Algeria torture: French general Paul Aussaresses dies

  • 4 December 2013
  • From the section Europe
Gen Aussaresses
Image caption Gen Aussaresses defended the use of torture in Algeria, saying it was a legitimate way of extracting information

A retired general who defended the use of torture by French forces during Algeria's war of independence has died.

Paul Aussaresses, 95, was the first senior French officer who admitted torturing and killing Algerian prisoners-of-war, in a book he published in 2001 about the conflict.

In 2002 a French court convicted him of defending the use of torture.

He was stripped of his Legion of Honour, one of France's top merit awards, after the book appeared.

Aussaresses never regretted the use of torture. He said "it became legitimate when the situation demanded it".

He also maintained that the government of the day was not only aware of the atrocities, but also approved them.

A member of the National Liberation Front (FLN) who fought in the war, Louisette Ighilahriz, said Aussaresses should have expressed remorse.

"He was honest. He admitted torturing Algerians... But he didn't go all the way. He should have expressed regret," she told the AFP news agency.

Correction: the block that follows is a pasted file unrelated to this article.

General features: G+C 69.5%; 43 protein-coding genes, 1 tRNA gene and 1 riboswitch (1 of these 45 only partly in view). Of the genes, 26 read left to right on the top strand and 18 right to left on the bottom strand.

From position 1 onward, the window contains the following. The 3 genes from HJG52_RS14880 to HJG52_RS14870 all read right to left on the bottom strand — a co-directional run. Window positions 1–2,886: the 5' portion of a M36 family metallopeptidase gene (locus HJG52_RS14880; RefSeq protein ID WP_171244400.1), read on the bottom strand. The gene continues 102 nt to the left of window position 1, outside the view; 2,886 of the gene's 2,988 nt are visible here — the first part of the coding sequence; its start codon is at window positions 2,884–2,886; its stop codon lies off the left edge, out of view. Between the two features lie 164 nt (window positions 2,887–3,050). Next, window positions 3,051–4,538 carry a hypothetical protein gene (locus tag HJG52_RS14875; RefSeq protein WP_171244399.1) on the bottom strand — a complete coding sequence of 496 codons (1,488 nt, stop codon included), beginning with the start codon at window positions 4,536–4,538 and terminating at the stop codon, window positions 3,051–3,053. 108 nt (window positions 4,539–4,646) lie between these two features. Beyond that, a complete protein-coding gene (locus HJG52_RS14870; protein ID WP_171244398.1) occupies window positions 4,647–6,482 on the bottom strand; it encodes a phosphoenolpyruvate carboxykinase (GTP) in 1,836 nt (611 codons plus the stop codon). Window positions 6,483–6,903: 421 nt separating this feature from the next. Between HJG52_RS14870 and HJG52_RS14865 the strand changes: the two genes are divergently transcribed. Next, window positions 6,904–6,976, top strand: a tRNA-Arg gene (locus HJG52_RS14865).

Man of war

Born in November 1918 at Saint Paul Cap de Joux in the south of France, Aussaresses enlisted in the French secret services and went on to found the counter-espionage unit.

In 1957 he was approached to establish order in Algeria. He himself described the unit he was heading as a "death squad" that was charged with carrying out night raids, torture and the removal of certain detainees.

After the Algerian war he went to lecture the US special forces at Fort Bragg, North Carolina, in the "techniques of the Battle of Algiers" including the use of torture. Analysts say many of those techniques were used during the Vietnam War.

In 1973, he was sent to Brazil during the military dictatorship as French military attache.

In a statement to the French broadcaster, France 24, the French rights group, Action by Christians for the Abolition of Torture (ACAT) said that "during his career Aussaresses not only practiced torture, but also taught the techniques of torture in clandestine programmes with Latin American dictatorships in the 1970s".

No regrets

The Algerian war of independence of 1954-1962 was a brutal conflict in which both sides are known to have committed atrocities.

But the use of torture came as a shocking revelation to the French.

President Jacques Chirac, who also served in Algeria, was said to have been horrified by Aussaresses's actions.

He called for disciplinary action against the retired general and stripped him of his medal and his military rank.

Under the terms of a post-war amnesty, Aussaresses could not be tried for war crimes, and human rights groups campaigned for prosecution on a charge of being an apologist for war crimes.

Asked if he ever regretted his actions, he said he did not suffer sleepless nights.

"Am I a criminal? An assassin? A monster? No. I'm but a soldier who did his job and who did it for France because the country demanded it," he said.

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